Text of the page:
Boston Red Sox
Carlos Beltran, who they pursued strongly at the deadline, makes a lot of sense as David Ortiz’s possible replacement … Steven Wright’s inability to get back (shoulder) may give pause to managers using pitchers as pinch runners … David Ortiz passed Mickey Mantle on the all-time home run list. Mantle was third in career home runs when he retired, as Brian Kenny of MLB Network pointed out. He is 18th now. (He still leads in World Series homers, with 18 though.) … Hanley Ramirez could always hit.
The Theo disguise was absolutely brilliant, even if it’s done before (by him and Bobby Valentine) … Epstein is still expected to receive a big new deal after the year, but based on what’s been done (see above) he can’t be too concerned nothing has been done yet.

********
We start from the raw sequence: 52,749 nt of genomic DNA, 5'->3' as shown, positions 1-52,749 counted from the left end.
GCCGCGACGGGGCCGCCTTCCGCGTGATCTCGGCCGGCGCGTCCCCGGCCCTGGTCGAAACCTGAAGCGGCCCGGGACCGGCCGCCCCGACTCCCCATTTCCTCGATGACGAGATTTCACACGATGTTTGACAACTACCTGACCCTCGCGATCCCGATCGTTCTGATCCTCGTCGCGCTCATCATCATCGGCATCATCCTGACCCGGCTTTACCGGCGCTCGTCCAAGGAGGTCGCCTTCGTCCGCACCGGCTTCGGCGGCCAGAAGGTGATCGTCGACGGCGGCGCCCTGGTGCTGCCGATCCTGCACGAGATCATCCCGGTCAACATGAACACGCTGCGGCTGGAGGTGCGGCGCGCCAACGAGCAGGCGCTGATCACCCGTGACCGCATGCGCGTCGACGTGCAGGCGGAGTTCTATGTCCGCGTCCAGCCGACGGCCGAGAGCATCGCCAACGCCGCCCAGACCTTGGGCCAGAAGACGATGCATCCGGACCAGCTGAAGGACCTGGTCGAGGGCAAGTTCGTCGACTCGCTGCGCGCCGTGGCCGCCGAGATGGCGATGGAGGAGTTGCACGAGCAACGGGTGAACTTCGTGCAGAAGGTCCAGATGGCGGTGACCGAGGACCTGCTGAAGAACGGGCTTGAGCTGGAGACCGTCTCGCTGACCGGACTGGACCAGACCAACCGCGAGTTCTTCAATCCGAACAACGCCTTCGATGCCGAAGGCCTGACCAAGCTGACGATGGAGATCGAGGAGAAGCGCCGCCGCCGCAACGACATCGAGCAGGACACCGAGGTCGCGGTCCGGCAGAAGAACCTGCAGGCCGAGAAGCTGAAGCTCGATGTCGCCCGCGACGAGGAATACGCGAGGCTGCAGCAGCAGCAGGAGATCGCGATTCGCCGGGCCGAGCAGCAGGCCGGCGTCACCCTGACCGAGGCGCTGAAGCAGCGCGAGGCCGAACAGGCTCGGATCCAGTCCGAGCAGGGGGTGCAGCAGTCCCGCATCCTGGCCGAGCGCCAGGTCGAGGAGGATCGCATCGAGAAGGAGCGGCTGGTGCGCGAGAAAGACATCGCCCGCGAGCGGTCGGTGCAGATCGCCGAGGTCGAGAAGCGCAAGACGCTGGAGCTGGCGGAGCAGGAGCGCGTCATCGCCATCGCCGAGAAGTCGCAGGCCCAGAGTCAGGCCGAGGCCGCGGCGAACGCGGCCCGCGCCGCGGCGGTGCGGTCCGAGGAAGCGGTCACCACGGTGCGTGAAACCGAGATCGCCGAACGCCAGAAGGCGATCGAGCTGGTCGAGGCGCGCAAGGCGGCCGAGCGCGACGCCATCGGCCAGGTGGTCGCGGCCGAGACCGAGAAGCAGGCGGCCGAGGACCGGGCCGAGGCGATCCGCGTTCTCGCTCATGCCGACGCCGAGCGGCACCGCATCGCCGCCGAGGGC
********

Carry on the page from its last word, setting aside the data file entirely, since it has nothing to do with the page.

Chicago White Sox
Jose Abreu created a bit of stir when he answered honestly that the Royals seem to have greater “desire.” Hard to disagree, based on the results of recent years … Robin Ventura’s seat appears to be getting warmer. Most likely, the only thing that could spare him is Jerry Reinsdorf’s well-deserved rep for great loyalty … I’m not usually one to recommend retirement for anyone, but Justin Morneau has been battling head and neck issues for a decade now. He had a .725 OPS in limited duty with the ChiSox and uncharacteristically struck out five times for every time he walked this year. He attributed a recent absence to “old man neck.” But he’s only 35.